Dimagi’s tech team recently had their first off-site ever and wanted to report back some of the findings. The team went for a 3 day long summit from Sept 17th – 19th. One of the team members was kind enough to host at her family home in Western Massachusetts. It was a great opportunity for the team to bond and also discuss important, higher-level topics that we haven’t had a chance to address back at the office.
Before starting, the whole team spent some time brainstorming topics and dot-voting on which sessions would be most interesting to the group. In this blog, I wanted to touch upon some of those sessions, and what we discussed.
The first topic was the culture of the team. As the team grows it is important that we maintain a the composition. To do this we identified the characteristics that are most important. The list was rather long, but these were some of the highlights:
- Self motivated
- Good at their job
- Good communicator
- Excited by our mission
Thinking about the process for selecting candidates, it becomes clear that most of the time is spent looking at bullet #2. Most of a software engineering interview is focused on ascertaining if the candidate is a good developer. One of the big takeaways from this session was needing to ensure we emphasize the other traits we look for, not just the pure development side.
Personal Initiative Days
At Dimagi, every Dimagi employee is given 10 personal initiative days a year to work on any kind of project that you want. For developers, this often means stepping back from the day to day work, and address a pain point somewhere in our process. The first part of the discussion focused on how we could encourage team members to take PIDs. The proposed response was to block out time in advance (less likely to have overlap), and to choose someone to work with for the day. Some of the interesting ideas proposed were experimenting with new frameworks to learn what they do differently/better/worse.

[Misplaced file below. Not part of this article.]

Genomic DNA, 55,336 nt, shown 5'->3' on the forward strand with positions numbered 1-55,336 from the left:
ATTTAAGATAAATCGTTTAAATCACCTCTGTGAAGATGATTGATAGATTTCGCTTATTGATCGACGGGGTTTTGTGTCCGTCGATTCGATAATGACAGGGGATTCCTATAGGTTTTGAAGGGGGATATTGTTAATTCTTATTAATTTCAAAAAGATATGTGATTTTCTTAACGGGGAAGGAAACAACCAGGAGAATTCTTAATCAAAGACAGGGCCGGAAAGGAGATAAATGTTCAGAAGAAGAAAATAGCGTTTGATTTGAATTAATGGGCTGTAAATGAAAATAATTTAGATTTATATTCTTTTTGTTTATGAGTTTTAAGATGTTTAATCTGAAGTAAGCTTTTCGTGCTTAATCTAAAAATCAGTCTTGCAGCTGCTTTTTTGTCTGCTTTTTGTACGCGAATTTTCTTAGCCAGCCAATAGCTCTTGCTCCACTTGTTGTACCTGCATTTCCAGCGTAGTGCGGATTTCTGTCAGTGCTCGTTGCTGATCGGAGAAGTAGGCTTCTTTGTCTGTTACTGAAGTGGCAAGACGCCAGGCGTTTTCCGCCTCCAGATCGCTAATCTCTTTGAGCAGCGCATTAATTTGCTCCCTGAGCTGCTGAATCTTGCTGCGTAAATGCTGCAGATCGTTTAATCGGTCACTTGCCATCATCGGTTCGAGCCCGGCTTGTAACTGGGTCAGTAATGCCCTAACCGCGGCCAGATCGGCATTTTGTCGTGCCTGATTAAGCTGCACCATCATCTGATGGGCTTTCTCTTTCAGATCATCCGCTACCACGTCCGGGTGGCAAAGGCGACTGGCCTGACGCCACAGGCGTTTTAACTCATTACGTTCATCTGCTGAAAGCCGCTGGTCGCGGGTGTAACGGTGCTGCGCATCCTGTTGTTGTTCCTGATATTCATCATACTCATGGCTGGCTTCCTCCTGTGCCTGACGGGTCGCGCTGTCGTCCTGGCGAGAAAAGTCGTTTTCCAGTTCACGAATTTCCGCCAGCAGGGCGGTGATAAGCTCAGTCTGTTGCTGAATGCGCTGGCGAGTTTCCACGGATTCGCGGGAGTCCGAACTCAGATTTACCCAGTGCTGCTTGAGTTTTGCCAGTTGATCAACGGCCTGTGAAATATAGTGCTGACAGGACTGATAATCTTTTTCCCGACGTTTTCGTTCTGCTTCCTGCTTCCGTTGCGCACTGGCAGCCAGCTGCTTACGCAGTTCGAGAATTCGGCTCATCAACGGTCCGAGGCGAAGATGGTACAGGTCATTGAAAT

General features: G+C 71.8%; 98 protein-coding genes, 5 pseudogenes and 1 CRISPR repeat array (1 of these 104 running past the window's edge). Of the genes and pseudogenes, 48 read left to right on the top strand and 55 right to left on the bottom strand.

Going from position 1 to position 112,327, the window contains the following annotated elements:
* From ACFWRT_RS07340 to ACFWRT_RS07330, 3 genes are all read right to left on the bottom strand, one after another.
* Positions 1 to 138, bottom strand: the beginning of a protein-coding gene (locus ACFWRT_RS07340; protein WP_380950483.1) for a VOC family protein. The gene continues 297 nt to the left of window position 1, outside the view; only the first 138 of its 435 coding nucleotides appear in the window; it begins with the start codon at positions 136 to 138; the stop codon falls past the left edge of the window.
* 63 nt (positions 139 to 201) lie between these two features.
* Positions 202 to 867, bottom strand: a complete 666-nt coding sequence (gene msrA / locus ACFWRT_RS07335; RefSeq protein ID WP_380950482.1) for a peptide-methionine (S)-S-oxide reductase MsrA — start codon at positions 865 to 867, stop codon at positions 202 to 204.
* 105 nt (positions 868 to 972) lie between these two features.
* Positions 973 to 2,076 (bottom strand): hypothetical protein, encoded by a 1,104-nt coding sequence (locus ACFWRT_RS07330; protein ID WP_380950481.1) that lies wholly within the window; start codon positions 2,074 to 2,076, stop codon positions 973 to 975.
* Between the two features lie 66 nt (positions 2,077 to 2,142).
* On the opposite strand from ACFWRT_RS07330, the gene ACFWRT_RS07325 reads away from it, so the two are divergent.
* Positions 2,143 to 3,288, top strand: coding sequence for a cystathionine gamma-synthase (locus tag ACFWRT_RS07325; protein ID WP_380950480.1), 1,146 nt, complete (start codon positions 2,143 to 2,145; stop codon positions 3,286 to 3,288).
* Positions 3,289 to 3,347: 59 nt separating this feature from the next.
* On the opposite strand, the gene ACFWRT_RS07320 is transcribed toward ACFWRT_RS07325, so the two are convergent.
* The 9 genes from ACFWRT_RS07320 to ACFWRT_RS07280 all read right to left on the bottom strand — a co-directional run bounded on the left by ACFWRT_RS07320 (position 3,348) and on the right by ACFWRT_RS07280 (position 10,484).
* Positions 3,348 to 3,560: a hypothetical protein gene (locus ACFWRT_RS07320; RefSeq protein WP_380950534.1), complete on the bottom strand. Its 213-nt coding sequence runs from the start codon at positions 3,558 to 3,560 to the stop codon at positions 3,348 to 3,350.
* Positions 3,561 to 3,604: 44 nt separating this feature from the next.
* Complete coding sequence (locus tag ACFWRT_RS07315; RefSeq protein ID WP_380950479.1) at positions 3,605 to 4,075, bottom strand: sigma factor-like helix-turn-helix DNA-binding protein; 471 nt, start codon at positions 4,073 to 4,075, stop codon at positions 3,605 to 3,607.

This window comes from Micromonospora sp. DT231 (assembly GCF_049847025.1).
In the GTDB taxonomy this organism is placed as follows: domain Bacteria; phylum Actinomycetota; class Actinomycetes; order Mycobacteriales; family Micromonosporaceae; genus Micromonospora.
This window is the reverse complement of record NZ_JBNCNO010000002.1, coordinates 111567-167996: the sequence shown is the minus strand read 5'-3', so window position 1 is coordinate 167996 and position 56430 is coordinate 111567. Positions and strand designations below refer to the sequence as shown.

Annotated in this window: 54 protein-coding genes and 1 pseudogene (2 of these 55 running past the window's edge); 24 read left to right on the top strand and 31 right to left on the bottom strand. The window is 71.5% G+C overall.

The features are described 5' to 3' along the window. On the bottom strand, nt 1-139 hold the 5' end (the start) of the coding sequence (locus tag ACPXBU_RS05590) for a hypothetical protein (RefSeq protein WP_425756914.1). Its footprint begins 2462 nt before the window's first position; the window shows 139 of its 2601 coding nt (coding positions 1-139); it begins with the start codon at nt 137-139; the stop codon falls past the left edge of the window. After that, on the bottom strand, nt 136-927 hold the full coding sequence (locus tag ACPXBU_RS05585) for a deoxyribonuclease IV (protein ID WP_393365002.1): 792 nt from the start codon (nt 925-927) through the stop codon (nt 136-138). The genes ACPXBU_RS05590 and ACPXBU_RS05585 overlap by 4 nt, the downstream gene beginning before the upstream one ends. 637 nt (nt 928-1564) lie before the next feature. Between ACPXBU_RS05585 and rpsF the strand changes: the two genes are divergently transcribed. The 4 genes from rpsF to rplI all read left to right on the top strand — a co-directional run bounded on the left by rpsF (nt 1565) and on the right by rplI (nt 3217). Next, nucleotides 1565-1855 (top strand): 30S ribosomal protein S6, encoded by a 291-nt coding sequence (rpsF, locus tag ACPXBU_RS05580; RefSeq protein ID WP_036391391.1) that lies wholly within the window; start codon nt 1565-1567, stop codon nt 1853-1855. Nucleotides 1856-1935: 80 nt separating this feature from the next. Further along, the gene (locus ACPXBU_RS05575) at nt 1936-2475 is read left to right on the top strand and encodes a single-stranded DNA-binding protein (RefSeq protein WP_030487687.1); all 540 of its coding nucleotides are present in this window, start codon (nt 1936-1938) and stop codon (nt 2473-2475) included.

We have a ton of different ways to communicate at Dimagi. Tickets, Emails, Skype, walking over. With so many different avenues, we wondered if there a better way to streamline this process? It was interesting to see that that even though everyone felt confident they knew how things worked, there was disagreement over the process of getting a new feature specced, coded, qa’d, and deployed. I found this session to be particularly valuable, especially in highlighting that even with so many different communications channels, our expectations about communications can still be slightly off. We’re currently working on these, especially as our office (and dev team) grows globally.
We finished the Summit with an afternoon “hackathon.” While not very long, it was a great chance for people to start working on some of the ideas proposed in the PID session. One team experimented with a data library to visualize custom reports. A second created a mobile interface for the existing application exchange. A third worked on a style guide to synchronize our internal coding practices. Four hours isn’t long, but it was very exciting to see everyone excited to work on a topic of their choice, and it will definitely spur some more PID days.
Finally, check out some of the photos below to see us at work during the Summit in beautiful Western Mass!